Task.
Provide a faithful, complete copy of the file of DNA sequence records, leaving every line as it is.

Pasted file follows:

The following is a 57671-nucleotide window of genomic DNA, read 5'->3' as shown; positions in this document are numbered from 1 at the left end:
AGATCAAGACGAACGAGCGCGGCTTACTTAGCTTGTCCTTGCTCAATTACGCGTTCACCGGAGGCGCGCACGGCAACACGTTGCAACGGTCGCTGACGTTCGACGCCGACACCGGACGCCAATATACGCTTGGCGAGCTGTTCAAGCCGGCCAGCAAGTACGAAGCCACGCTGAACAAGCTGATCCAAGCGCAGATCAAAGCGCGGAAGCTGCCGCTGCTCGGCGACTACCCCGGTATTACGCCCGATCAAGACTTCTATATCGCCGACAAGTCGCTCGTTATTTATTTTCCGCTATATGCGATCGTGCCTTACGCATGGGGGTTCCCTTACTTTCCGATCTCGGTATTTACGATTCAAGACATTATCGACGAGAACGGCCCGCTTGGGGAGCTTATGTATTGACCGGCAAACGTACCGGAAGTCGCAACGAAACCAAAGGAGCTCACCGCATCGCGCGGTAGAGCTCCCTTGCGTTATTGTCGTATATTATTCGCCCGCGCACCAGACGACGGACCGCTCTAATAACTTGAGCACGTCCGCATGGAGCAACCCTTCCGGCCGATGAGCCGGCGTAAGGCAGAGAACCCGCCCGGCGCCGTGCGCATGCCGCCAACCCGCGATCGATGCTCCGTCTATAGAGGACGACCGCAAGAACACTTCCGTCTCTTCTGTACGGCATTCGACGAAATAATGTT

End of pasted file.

The following is a 57671-nucleotide window of genomic DNA, read 5'->3' as shown; positions in this document are numbered from 1 at the left end:
AGATCAAGACGAACGAGCGCGGCTTACTTAGCTTGTCCTTGCTCAATTACGCGTTCACCGGAGGCGCGCACGGCAACACGTTGCAACGGTCGCTGACGTTCGACGCCGACACCGGACGCCAATATACGCTTGGCGAGCTGTTCAAGCCGGCCAGCAAGTACGAAGCCACGCTGAACAAGCTGATCCAAGCGCAGATCAAAGCGCGGAAGCTGCCGCTGCTCGGCGACTACCCCGGTATTACGCCCGATCAAGACTTCTATATCGCCGACAAGTCGCTCGTTATTTATTTTCCGCTATATGCGATCGTGCCTTACGCATGGGGGTTCCCTTACTTTCCGATCTCGGTATTTACGATTCAAGACATTATCGACGAGAACGGCCCGCTTGGGGAGCTTATGTATTGACCGGCAAACGTACCGGAAGTCGCAACGAAACCAAAGGAGCTCACCGCATCGCGCGGTAGAGCTCCCTTGCGTTATTGTCGTATATTATTCGCCCGCGCACCAGACGACGGACCGCTCTAATAACTTGAGCACGTCCGCATGGAGCAACCCTTCCGGCCGATGAGCCGGCGTAAGGCAGAGAACCCGCCCGGCGCCGTGCGCATGCCGCCAACCCGCGATCGATGCTCCGTCTATAGAGGACGACCGCAAGAACACTTCCGTCTCTTCTGTACGGCATTCGACGAAATAATGTT